Contribution to what community? You speak nonsense. A few blocks further and you would be condemning them as "suburbs" because they aren't in the central business district. The CBD is not "the community" and the people in those neighborhoods don't owe anything to anyone else.

Please define "low intensity use". Seems like a meaningless term that doesn't assist in describing anything.

Last edited by IC_deLight; 01-05-2015 at 08:02 PM..
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Old 01-05-2015, 07:55 PM
 
Location: Pittsburgh
7,542 posts, read 8,427,551 times
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Quote:
Originally Posted by Komeht View Post
I-35 cuts a football field sized swatch through the heart of Austin and condemns about another amount of that land on either side to low intensity uses (adult book stores, gas stations, lingerie modeling studios, fast food joints, etc. tend to be the businesses willing to locate there) Compare that with the value and contribution to the community of the neighborhoods that are several blocks off the freeway and you'll see a world of difference.
Gasoline stations, restaurants, book stores and lingerie modeling are all things that people need or are things people like to do for recreation.

They got to be somewhere, what's wrong with downtown Austin? Don't people eat or drive there?

Not every venture has to be high brow, low brow, low intensity commerce is also needed.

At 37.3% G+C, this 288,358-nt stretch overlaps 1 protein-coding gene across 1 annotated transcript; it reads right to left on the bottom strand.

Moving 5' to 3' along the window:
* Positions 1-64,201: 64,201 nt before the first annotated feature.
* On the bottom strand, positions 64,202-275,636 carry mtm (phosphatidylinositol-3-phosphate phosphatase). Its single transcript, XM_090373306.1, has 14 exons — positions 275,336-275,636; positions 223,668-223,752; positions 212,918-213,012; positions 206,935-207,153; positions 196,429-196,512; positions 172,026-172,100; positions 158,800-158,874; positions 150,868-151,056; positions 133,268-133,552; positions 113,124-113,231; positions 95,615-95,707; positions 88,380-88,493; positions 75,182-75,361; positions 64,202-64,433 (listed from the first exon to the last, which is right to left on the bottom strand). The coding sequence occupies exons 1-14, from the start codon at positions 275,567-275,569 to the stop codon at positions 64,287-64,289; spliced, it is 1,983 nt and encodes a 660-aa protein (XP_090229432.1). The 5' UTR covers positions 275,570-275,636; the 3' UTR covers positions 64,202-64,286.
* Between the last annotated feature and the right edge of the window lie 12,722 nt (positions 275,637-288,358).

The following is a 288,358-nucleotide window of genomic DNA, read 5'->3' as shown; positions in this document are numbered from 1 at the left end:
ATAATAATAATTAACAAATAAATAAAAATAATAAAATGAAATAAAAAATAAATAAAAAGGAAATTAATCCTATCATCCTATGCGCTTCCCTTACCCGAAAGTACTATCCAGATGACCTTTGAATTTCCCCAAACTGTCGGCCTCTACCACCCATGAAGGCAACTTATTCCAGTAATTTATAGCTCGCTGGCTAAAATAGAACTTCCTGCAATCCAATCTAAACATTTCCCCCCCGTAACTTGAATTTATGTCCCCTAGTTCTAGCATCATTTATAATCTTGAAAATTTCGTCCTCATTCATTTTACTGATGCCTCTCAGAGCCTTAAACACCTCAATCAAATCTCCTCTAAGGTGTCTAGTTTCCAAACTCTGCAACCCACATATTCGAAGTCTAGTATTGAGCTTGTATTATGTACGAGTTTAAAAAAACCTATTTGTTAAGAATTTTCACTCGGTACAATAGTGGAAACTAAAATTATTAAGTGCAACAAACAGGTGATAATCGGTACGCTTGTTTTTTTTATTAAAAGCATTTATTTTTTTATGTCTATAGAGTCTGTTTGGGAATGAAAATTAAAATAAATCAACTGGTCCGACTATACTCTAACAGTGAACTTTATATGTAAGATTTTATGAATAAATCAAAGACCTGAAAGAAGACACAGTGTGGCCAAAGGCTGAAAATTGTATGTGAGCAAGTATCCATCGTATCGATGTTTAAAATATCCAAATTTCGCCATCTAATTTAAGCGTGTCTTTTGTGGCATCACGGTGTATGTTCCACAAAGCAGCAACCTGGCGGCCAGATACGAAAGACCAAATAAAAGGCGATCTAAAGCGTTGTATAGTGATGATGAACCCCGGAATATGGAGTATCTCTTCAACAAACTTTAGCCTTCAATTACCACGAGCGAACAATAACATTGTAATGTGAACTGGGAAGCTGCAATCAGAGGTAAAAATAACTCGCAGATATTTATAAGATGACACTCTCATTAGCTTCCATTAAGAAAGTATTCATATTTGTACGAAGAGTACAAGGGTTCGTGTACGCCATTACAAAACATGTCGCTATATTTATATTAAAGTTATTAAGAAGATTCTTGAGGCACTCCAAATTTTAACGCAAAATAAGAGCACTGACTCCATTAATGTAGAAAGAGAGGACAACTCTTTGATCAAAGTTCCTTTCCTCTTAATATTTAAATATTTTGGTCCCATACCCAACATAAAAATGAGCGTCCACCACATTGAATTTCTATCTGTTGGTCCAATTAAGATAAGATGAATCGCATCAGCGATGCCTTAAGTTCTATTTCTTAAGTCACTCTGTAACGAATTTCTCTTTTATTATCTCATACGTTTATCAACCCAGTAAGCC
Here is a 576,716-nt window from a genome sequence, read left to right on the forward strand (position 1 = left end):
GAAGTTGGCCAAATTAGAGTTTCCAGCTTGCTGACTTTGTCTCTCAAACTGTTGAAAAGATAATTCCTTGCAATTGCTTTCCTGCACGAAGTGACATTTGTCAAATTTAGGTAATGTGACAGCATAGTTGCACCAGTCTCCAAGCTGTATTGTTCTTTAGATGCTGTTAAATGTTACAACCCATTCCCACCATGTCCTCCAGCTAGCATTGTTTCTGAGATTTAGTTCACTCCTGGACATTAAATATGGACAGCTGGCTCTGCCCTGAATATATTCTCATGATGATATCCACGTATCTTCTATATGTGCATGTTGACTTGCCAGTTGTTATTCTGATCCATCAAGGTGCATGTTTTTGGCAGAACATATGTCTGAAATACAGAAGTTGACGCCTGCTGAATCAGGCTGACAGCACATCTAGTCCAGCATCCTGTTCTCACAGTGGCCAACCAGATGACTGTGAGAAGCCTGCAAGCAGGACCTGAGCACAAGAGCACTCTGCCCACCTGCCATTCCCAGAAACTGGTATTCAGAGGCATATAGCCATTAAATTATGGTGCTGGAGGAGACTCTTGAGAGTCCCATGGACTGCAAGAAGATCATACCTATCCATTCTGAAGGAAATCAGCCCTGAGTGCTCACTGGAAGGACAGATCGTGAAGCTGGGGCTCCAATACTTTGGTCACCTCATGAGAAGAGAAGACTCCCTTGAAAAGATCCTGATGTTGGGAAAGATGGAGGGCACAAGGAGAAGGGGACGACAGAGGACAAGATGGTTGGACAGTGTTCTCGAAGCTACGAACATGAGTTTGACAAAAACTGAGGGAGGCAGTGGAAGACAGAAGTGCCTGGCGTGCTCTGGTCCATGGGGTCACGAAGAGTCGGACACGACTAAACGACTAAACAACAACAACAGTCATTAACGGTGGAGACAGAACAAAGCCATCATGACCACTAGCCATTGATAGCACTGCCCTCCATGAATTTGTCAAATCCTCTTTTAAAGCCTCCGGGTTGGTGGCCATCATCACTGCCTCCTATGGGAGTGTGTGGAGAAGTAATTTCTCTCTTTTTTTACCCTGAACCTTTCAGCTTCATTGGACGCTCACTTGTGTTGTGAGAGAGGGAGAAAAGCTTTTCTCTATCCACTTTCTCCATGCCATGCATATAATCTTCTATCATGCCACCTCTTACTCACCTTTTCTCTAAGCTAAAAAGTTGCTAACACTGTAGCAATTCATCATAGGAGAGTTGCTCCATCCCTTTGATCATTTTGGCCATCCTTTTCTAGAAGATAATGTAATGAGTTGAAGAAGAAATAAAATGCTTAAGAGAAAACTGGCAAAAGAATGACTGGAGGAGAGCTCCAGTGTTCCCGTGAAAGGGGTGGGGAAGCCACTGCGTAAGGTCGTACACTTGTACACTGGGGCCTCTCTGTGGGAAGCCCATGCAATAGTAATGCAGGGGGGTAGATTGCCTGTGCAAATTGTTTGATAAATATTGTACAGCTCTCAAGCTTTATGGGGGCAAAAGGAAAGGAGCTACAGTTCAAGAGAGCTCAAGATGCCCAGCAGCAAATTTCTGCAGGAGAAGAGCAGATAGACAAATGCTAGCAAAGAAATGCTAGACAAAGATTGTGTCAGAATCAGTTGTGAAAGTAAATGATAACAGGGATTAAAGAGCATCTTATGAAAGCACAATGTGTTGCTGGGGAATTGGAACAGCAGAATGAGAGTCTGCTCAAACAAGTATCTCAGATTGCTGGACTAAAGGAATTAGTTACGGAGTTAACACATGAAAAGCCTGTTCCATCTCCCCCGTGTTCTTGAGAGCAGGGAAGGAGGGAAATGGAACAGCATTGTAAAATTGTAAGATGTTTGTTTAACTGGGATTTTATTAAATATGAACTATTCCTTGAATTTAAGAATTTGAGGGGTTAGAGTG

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Old 01-06-2015, 12:09 AM
 
Location: Portland, Oregon
46,053 posts, read 29,544,210 times
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Quote:
Originally Posted by IC_deLight View Post
The Domain is not a redevelopment of an old mall. Sad to say it actually started out this way.
I am unfamiliar with the Domain, it is probably similar to Bridgeport Village which is also a new development. It is basically an outdoor mall designed to look like an urban village.
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Old 01-06-2015, 02:30 AM
 
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Originally Posted by urbanlife78 View Post
I am unfamiliar with the Domain, it is probably similar to Bridgeport Village which is also a new development. It is basically an outdoor mall designed to look like an urban village.
The Domain | Austin Continued | Austin Texas
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Old 01-06-2015, 07:39 AM
 
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I think the reason some malls are dying has a lot more to do with the growing popularity of online retail than with any kind of urban trend.
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Old 01-06-2015, 12:17 PM
 
Location: M I N N E S O T A
14,800 posts, read 17,726,844 times
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Shopping malls are pretty inconvenient, unnecessary amount of walking and usually bad parking.

Typical suburban shopping areas with a couple big box stores next to each other and some restaurants in the same parking lot (like this one) that we have literally all over the country are very convenient and most would rather shop their than some shopping mall.
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Old 01-11-2015, 05:32 PM
 
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Here's a comprehensive list of them DeadMalls.com